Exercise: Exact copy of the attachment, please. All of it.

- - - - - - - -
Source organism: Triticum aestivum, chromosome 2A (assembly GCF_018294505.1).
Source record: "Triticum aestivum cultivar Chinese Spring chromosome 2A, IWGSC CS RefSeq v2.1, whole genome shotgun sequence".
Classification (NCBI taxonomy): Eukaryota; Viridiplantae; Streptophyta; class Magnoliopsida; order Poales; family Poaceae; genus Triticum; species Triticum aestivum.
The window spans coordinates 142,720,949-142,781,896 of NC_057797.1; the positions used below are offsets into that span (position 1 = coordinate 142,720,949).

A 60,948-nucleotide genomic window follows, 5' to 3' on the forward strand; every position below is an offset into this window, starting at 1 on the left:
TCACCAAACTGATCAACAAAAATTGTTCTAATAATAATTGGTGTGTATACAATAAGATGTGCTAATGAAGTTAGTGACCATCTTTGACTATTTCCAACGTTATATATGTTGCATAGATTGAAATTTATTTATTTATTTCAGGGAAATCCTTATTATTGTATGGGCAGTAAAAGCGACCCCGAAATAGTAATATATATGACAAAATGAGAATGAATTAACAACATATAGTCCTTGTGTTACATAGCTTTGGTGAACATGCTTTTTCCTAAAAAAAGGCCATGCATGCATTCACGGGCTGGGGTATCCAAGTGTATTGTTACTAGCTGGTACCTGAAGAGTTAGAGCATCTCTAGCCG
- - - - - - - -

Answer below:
Source organism: Triticum aestivum, chromosome 2A (assembly GCF_018294505.1).
Source record: "Triticum aestivum cultivar Chinese Spring chromosome 2A, IWGSC CS RefSeq v2.1, whole genome shotgun sequence".
Classification (NCBI taxonomy): Eukaryota; Viridiplantae; Streptophyta; class Magnoliopsida; order Poales; family Poaceae; genus Triticum; species Triticum aestivum.
The window spans coordinates 142,720,949-142,781,896 of NC_057797.1; the positions used below are offsets into that span (position 1 = coordinate 142,720,949).

A 60,948-nucleotide genomic window follows, 5' to 3' on the forward strand; every position below is an offset into this window, starting at 1 on the left:
TCACCAAACTGATCAACAAAAATTGTTCTAATAATAATTGGTGTGTATACAATAAGATGTGCTAATGAAGTTAGTGACCATCTTTGACTATTTCCAACGTTATATATGTTGCATAGATTGAAATTTATTTATTTATTTCAGGGAAATCCTTATTATTGTATGGGCAGTAAAAGCGACCCCGAAATAGTAATATATATGACAAAATGAGAATGAATTAACAACATATAGTCCTTGTGTTACATAGCTTTGGTGAACATGCTTTTTCCTAAAAAAAGGCCATGCATGCATTCACGGGCTGGGGTATCCAAGTGTATTGTTACTAGCTGGTACCTGAAGAGTTAGAGCATCTCTAGCCG